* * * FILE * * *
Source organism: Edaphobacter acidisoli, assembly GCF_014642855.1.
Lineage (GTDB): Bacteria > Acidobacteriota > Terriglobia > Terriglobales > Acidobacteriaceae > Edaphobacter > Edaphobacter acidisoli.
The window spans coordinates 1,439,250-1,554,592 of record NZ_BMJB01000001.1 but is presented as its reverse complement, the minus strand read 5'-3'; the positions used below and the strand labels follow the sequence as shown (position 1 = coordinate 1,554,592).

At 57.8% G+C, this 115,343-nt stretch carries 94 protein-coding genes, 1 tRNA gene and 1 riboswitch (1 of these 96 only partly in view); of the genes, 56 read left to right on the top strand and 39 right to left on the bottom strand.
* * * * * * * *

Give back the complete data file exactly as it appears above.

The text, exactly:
Source organism: Edaphobacter acidisoli, assembly GCF_014642855.1.
Lineage (GTDB): Bacteria > Acidobacteriota > Terriglobia > Terriglobales > Acidobacteriaceae > Edaphobacter > Edaphobacter acidisoli.
The window spans coordinates 1,439,250-1,554,592 of record NZ_BMJB01000001.1 but is presented as its reverse complement, the minus strand read 5'-3'; the positions used below and the strand labels follow the sequence as shown (position 1 = coordinate 1,554,592).

At 57.8% G+C, this 115,343-nt stretch carries 94 protein-coding genes, 1 tRNA gene and 1 riboswitch (1 of these 96 only partly in view); of the genes, 56 read left to right on the top strand and 39 right to left on the bottom strand.